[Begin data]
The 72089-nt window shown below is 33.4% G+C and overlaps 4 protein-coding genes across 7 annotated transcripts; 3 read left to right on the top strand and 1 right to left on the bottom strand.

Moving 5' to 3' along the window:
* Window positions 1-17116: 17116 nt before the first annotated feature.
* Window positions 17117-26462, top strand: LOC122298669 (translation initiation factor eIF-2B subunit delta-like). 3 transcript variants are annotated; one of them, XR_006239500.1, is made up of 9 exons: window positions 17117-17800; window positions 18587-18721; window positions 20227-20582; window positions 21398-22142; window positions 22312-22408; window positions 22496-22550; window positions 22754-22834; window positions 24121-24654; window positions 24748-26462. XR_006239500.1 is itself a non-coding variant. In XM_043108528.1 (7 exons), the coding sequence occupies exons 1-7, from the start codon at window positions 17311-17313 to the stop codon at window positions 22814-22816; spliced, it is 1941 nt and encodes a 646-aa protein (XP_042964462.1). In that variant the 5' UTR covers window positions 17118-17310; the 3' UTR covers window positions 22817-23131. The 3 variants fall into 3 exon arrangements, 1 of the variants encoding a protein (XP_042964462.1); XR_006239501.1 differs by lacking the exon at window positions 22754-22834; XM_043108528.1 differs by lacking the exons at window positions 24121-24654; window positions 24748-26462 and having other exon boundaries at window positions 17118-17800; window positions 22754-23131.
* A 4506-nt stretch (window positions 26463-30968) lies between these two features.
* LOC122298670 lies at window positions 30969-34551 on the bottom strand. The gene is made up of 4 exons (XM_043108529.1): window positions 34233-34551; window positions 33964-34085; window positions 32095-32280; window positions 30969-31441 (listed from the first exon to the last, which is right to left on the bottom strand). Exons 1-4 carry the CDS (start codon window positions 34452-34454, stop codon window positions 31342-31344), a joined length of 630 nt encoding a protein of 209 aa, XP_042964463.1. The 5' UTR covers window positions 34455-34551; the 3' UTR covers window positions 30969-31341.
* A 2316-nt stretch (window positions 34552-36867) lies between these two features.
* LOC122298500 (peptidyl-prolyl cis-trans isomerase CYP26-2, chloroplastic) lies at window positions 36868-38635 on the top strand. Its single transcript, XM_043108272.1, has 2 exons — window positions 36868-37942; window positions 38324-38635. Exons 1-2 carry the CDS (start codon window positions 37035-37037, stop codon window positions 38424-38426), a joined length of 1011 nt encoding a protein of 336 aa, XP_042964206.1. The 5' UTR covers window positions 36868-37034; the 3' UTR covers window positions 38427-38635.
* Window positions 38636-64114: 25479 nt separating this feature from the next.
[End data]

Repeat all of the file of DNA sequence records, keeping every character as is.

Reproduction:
The 72089-nt window shown below is 33.4% G+C and overlaps 4 protein-coding genes across 7 annotated transcripts; 3 read left to right on the top strand and 1 right to left on the bottom strand.

Moving 5' to 3' along the window:
* Window positions 1-17116: 17116 nt before the first annotated feature.
* Window positions 17117-26462, top strand: LOC122298669 (translation initiation factor eIF-2B subunit delta-like). 3 transcript variants are annotated; one of them, XR_006239500.1, is made up of 9 exons: window positions 17117-17800; window positions 18587-18721; window positions 20227-20582; window positions 21398-22142; window positions 22312-22408; window positions 22496-22550; window positions 22754-22834; window positions 24121-24654; window positions 24748-26462. XR_006239500.1 is itself a non-coding variant. In XM_043108528.1 (7 exons), the coding sequence occupies exons 1-7, from the start codon at window positions 17311-17313 to the stop codon at window positions 22814-22816; spliced, it is 1941 nt and encodes a 646-aa protein (XP_042964462.1). In that variant the 5' UTR covers window positions 17118-17310; the 3' UTR covers window positions 22817-23131. The 3 variants fall into 3 exon arrangements, 1 of the variants encoding a protein (XP_042964462.1); XR_006239501.1 differs by lacking the exon at window positions 22754-22834; XM_043108528.1 differs by lacking the exons at window positions 24121-24654; window positions 24748-26462 and having other exon boundaries at window positions 17118-17800; window positions 22754-23131.
* A 4506-nt stretch (window positions 26463-30968) lies between these two features.
* LOC122298670 lies at window positions 30969-34551 on the bottom strand. The gene is made up of 4 exons (XM_043108529.1): window positions 34233-34551; window positions 33964-34085; window positions 32095-32280; window positions 30969-31441 (listed from the first exon to the last, which is right to left on the bottom strand). Exons 1-4 carry the CDS (start codon window positions 34452-34454, stop codon window positions 31342-31344), a joined length of 630 nt encoding a protein of 209 aa, XP_042964463.1. The 5' UTR covers window positions 34455-34551; the 3' UTR covers window positions 30969-31341.
* A 2316-nt stretch (window positions 34552-36867) lies between these two features.
* LOC122298500 (peptidyl-prolyl cis-trans isomerase CYP26-2, chloroplastic) lies at window positions 36868-38635 on the top strand. Its single transcript, XM_043108272.1, has 2 exons — window positions 36868-37942; window positions 38324-38635. Exons 1-2 carry the CDS (start codon window positions 37035-37037, stop codon window positions 38424-38426), a joined length of 1011 nt encoding a protein of 336 aa, XP_042964206.1. The 5' UTR covers window positions 36868-37034; the 3' UTR covers window positions 38427-38635.
* Window positions 38636-64114: 25479 nt separating this feature from the next.